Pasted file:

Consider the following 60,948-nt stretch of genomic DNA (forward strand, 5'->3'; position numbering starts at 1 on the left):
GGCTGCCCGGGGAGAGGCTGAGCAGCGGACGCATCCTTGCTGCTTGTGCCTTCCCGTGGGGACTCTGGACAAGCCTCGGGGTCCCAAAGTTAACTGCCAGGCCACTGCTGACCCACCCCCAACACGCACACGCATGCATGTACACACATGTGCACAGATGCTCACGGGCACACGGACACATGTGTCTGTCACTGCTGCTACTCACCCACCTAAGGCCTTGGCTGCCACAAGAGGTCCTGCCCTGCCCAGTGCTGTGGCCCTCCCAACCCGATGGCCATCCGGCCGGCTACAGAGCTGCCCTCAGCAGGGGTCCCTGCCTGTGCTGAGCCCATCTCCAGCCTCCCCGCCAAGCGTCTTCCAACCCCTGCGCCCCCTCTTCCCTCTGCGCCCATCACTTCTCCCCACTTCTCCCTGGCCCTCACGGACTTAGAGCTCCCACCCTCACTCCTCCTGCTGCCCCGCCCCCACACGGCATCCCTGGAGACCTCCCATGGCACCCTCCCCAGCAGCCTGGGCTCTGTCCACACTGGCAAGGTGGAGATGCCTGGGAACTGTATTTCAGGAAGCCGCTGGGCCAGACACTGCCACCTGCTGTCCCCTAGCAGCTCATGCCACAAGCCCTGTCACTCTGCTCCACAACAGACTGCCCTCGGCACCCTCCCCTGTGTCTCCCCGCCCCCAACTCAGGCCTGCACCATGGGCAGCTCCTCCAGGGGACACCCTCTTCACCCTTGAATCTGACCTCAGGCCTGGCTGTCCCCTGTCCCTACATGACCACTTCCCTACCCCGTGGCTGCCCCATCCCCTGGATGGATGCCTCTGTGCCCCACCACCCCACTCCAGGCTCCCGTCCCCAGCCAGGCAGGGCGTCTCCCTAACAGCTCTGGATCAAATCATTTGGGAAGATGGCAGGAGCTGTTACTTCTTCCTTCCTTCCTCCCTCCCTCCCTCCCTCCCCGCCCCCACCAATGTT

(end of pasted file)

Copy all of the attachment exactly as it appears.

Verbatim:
Consider the following 60,948-nt stretch of genomic DNA (forward strand, 5'->3'; position numbering starts at 1 on the left):
GGCTGCCCGGGGAGAGGCTGAGCAGCGGACGCATCCTTGCTGCTTGTGCCTTCCCGTGGGGACTCTGGACAAGCCTCGGGGTCCCAAAGTTAACTGCCAGGCCACTGCTGACCCACCCCCAACACGCACACGCATGCATGTACACACATGTGCACAGATGCTCACGGGCACACGGACACATGTGTCTGTCACTGCTGCTACTCACCCACCTAAGGCCTTGGCTGCCACAAGAGGTCCTGCCCTGCCCAGTGCTGTGGCCCTCCCAACCCGATGGCCATCCGGCCGGCTACAGAGCTGCCCTCAGCAGGGGTCCCTGCCTGTGCTGAGCCCATCTCCAGCCTCCCCGCCAAGCGTCTTCCAACCCCTGCGCCCCCTCTTCCCTCTGCGCCCATCACTTCTCCCCACTTCTCCCTGGCCCTCACGGACTTAGAGCTCCCACCCTCACTCCTCCTGCTGCCCCGCCCCCACACGGCATCCCTGGAGACCTCCCATGGCACCCTCCCCAGCAGCCTGGGCTCTGTCCACACTGGCAAGGTGGAGATGCCTGGGAACTGTATTTCAGGAAGCCGCTGGGCCAGACACTGCCACCTGCTGTCCCCTAGCAGCTCATGCCACAAGCCCTGTCACTCTGCTCCACAACAGACTGCCCTCGGCACCCTCCCCTGTGTCTCCCCGCCCCCAACTCAGGCCTGCACCATGGGCAGCTCCTCCAGGGGACACCCTCTTCACCCTTGAATCTGACCTCAGGCCTGGCTGTCCCCTGTCCCTACATGACCACTTCCCTACCCCGTGGCTGCCCCATCCCCTGGATGGATGCCTCTGTGCCCCACCACCCCACTCCAGGCTCCCGTCCCCAGCCAGGCAGGGCGTCTCCCTAACAGCTCTGGATCAAATCATTTGGGAAGATGGCAGGAGCTGTTACTTCTTCCTTCCTTCCTCCCTCCCTCCCTCCCTCCCCGCCCCCACCAATGTT